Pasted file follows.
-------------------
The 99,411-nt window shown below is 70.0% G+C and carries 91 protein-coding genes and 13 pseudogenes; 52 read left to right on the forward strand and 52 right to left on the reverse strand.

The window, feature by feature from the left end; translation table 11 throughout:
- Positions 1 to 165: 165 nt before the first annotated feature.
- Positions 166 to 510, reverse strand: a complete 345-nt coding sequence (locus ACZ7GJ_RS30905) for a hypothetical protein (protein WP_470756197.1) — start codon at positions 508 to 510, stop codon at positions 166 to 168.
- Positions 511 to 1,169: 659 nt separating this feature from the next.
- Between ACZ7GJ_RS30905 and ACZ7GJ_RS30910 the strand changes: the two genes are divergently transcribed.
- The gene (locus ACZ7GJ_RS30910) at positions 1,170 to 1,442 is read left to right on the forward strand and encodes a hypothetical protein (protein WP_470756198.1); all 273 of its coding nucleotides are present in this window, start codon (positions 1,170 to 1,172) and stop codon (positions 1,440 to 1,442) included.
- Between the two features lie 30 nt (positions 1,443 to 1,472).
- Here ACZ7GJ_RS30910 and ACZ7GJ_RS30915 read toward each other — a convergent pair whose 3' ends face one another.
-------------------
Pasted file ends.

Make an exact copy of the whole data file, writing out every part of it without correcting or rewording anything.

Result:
The 99,411-nt window shown below is 70.0% G+C and carries 91 protein-coding genes and 13 pseudogenes; 52 read left to right on the forward strand and 52 right to left on the reverse strand.

The window, feature by feature from the left end; translation table 11 throughout:
- Positions 1 to 165: 165 nt before the first annotated feature.
- Positions 166 to 510, reverse strand: a complete 345-nt coding sequence (locus ACZ7GJ_RS30905) for a hypothetical protein (protein WP_470756197.1) — start codon at positions 508 to 510, stop codon at positions 166 to 168.
- Positions 511 to 1,169: 659 nt separating this feature from the next.
- Between ACZ7GJ_RS30905 and ACZ7GJ_RS30910 the strand changes: the two genes are divergently transcribed.
- The gene (locus ACZ7GJ_RS30910) at positions 1,170 to 1,442 is read left to right on the forward strand and encodes a hypothetical protein (protein WP_470756198.1); all 273 of its coding nucleotides are present in this window, start codon (positions 1,170 to 1,172) and stop codon (positions 1,440 to 1,442) included.
- Between the two features lie 30 nt (positions 1,443 to 1,472).
- Here ACZ7GJ_RS30910 and ACZ7GJ_RS30915 read toward each other — a convergent pair whose 3' ends face one another.